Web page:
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Keeping the fire burning.

Our design is as unmistakable as our portfolio is diverse. This is all thanks to experienced designers such as Sebastian Büscher, Jonas Kressel, Klaus Nolting and Ivo Schelle, who work for renowned clients and brands in Germany and abroad.

Their ideas, designs and experience shape the brand But what moves them? And what in their opinion characterizes a perfect outside light?

From left to right: Ivo Schelle, Klaus Nolting, Jonas Kressel, Sebastian Büscher

Sebastian Büscher


About the radiance of a good luminaire

In the past, outside lighting was purely utilitarian. Today our life takes place increasingly outside: we enjoy spending time in the fresh air and would welcome adequate lighting. Lighting that not only creates a handsome setting for our own home but which is also worth looking at in its own right. 

As architect, interior designer and product designer, Sebastian Büscher is master of both large and small shapes. His contributions to the portfolio include the newcomer shot together with the ground spike luminaire piek which has already received numerous awards.

Klaus Nolting


About precision

Design is a grand plan with precision right down to the last detail. Resulting finally in the perfect solution. And that‘s exactly what makes stand out.

Klaus Nolting says of himself that he designs “sensible products for modern human life.” That is of course an elegant understatement. Actually, the designer from Hamburg is highly successful in creating room interiors and products of many different kinds, including recently our slat, gap and pip luminaires.

Klaus Nolting


About the designer's task

Every light is like a little fire. And the designer's task is to bring this fire into a certain shape.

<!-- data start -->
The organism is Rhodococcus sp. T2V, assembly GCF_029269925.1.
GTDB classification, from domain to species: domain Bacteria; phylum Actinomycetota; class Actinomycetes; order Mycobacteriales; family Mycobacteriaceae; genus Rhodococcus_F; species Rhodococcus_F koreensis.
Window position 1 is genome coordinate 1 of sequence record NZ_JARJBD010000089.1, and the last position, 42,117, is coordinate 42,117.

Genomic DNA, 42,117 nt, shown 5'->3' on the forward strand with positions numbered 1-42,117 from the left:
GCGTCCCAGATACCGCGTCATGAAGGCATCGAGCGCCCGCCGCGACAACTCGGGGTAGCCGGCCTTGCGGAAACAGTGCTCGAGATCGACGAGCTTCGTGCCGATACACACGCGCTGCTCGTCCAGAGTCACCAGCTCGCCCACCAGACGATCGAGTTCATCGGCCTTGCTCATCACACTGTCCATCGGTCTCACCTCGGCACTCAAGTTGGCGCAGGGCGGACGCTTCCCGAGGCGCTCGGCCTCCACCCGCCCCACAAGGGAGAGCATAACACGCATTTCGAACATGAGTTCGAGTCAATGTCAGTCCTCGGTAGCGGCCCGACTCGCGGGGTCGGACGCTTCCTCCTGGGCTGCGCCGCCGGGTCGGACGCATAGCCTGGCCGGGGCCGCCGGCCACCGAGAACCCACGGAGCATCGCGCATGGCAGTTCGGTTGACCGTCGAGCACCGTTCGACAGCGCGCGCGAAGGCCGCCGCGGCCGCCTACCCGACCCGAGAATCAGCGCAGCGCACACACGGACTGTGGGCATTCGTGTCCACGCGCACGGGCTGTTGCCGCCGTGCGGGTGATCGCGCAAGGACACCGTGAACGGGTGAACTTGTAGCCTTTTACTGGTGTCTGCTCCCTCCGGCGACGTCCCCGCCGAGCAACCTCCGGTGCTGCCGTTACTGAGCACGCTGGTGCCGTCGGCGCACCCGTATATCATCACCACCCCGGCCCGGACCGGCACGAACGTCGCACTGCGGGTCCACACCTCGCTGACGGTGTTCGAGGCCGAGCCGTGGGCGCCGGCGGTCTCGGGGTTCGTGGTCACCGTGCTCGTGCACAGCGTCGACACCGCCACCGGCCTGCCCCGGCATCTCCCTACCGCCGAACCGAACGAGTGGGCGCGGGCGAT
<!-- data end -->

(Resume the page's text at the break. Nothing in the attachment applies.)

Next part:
Jonas Kressel


About the outside on the inside

Outside lighting not only puts the architecture in the right light but automatically also expands the living space to include the outside. It makes you feel as if you‘re outside even when you‘re inside. It is therefore at least as crucial for good housing and living as interior light.

Jonas Kressel (2nd from right) and Ivo Schelle (left) are the brains behind the Hamburg design studio kressel + schelle design.

Ivo Schelle


About the significance of alleged trivialities

The more reduced the shape of a product, the more significant its details. Details such as perfect edges or managing without screws, for example, which would disturb the simple appearance. On the bottom line, this means a huge amount of thought processes, long discussions with suppliers and the constant struggle for meticulous manufacturing. It is tedious. And constantly awesome.

Ivo Schelle


About the two sides of every outside light

An outside light has to prove its worth in two architectural dimensions. On the one hand, that of a luminaire body in the dark; on the other, that of a sculpture in daylight. To be convincing in both respects, it needs a soul. Our task is to constantly nd new, surprising shapes for this soul.

Jonas Kressel and Ivo Schelle have already won all major German design awards from the Red Dot to the if Design Award. They earned our full admiration with their classic luminaires lumen and ann AR111.